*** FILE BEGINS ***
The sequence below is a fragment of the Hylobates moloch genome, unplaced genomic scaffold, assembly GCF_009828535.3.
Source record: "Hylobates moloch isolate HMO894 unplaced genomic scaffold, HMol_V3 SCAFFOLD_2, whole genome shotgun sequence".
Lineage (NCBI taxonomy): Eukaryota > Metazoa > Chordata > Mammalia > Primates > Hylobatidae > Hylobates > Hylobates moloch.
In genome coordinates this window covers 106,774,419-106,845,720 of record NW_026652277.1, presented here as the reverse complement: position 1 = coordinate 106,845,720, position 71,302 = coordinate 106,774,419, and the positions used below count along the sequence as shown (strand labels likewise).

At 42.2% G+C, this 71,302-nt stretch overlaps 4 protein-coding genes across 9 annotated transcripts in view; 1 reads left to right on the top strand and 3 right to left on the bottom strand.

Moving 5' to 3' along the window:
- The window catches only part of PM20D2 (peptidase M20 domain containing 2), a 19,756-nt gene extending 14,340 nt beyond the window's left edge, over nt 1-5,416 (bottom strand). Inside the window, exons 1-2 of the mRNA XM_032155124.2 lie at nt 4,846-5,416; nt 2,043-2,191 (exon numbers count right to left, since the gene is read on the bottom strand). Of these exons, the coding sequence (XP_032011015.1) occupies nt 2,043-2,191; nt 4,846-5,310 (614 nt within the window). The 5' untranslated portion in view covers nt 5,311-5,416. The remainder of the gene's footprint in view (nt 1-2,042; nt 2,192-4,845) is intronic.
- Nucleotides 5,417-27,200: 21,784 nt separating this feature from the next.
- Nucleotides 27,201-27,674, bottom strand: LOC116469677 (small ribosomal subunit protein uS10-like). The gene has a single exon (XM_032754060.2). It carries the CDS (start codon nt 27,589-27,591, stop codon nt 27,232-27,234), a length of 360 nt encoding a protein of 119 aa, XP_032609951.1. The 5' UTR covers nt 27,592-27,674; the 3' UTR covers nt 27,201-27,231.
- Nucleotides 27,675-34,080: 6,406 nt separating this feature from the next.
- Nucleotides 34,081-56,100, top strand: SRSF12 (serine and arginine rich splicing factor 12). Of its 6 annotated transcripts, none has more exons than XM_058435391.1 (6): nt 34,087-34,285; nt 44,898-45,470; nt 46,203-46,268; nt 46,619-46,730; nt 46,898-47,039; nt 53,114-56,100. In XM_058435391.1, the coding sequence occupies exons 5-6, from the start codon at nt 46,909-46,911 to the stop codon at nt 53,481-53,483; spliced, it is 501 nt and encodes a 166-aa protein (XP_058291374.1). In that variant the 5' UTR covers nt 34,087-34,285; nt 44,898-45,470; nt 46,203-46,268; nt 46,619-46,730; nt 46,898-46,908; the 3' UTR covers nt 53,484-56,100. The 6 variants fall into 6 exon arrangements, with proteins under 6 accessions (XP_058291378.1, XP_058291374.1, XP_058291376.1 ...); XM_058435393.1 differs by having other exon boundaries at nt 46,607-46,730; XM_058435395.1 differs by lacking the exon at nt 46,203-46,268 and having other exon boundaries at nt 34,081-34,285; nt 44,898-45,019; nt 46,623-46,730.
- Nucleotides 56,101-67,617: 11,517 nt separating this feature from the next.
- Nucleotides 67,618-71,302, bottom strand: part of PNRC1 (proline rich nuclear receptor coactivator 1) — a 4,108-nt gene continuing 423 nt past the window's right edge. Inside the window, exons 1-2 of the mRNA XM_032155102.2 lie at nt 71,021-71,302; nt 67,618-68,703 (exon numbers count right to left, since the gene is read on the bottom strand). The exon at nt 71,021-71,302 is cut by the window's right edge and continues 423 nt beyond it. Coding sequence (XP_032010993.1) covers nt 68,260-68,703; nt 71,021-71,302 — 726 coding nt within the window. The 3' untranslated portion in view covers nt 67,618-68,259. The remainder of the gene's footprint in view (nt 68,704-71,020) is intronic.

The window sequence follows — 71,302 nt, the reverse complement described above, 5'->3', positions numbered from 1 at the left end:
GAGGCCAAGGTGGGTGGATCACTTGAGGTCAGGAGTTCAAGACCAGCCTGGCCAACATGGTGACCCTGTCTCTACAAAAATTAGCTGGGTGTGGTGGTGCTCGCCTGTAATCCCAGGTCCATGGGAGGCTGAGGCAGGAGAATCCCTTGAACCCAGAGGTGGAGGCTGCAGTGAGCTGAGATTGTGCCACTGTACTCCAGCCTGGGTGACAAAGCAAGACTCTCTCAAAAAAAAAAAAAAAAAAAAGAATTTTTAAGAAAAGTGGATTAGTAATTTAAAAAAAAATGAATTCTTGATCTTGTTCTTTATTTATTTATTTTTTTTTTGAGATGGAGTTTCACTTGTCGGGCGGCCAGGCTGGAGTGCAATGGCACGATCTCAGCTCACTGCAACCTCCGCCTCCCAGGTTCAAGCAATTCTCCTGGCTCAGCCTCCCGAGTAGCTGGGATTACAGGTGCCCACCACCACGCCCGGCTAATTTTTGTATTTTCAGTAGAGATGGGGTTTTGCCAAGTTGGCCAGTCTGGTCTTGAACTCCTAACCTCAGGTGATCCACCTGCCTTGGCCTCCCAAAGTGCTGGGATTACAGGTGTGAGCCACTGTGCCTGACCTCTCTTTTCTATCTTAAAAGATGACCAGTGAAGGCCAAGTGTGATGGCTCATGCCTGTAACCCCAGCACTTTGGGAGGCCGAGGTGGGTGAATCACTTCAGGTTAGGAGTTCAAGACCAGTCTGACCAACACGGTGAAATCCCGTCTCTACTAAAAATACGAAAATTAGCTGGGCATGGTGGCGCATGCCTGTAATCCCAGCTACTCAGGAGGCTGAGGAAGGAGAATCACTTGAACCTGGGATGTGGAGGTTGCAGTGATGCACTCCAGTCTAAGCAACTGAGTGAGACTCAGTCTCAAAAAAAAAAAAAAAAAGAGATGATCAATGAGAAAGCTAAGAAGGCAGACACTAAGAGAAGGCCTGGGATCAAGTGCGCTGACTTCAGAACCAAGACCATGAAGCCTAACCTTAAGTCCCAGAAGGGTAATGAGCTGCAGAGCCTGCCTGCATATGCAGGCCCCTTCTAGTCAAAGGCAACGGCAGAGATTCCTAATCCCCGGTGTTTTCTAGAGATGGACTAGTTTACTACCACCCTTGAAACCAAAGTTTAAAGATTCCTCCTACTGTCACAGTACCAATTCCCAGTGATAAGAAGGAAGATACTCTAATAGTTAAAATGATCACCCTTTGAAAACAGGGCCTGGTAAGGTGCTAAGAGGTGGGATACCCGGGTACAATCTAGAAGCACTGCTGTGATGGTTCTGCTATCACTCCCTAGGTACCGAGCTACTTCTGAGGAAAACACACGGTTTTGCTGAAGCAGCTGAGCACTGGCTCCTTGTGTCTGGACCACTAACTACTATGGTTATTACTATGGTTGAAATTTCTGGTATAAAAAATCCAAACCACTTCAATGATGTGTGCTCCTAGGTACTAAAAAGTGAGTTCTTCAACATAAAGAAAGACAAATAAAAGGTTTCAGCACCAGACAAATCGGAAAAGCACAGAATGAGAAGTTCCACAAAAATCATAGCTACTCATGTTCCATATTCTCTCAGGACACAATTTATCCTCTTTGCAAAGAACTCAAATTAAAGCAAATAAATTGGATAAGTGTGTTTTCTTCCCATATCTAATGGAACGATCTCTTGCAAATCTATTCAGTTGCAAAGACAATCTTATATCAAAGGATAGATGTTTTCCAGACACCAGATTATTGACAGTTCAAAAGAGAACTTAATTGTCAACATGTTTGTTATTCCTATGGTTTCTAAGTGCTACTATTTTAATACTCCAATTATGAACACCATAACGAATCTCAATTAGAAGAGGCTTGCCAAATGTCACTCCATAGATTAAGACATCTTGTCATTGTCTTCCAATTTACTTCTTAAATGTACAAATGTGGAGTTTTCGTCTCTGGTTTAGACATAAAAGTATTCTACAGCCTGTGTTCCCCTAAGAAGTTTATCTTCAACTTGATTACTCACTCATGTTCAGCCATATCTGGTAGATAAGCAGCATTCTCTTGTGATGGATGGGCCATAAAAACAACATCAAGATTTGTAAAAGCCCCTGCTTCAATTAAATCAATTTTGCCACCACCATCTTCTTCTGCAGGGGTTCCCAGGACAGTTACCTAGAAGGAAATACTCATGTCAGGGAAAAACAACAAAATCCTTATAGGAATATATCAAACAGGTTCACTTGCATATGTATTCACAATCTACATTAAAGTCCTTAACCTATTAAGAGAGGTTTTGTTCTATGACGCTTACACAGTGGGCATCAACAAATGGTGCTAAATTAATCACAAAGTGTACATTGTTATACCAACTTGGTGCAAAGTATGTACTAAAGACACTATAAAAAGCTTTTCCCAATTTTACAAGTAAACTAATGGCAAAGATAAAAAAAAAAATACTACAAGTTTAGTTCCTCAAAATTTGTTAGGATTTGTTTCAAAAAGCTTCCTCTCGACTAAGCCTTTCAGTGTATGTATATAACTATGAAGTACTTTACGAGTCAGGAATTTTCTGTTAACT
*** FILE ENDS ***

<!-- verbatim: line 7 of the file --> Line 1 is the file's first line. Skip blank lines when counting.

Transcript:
- The window catches only part of PM20D2 (peptidase M20 domain containing 2), a 19,756-nt gene extending 14,340 nt beyond the window's left edge, over nt 1-5,416 (bottom strand). Inside the window, exons 1-2 of the mRNA XM_032155124.2 lie at nt 4,846-5,416; nt 2,043-2,191 (exon numbers count right to left, since the gene is read on the bottom strand). Of these exons, the coding sequence (XP_032011015.1) occupies nt 2,043-2,191; nt 4,846-5,310 (614 nt within the window). The 5' untranslated portion in view covers nt 5,311-5,416. The remainder of the gene's footprint in view (nt 1-2,042; nt 2,192-4,845) is intronic.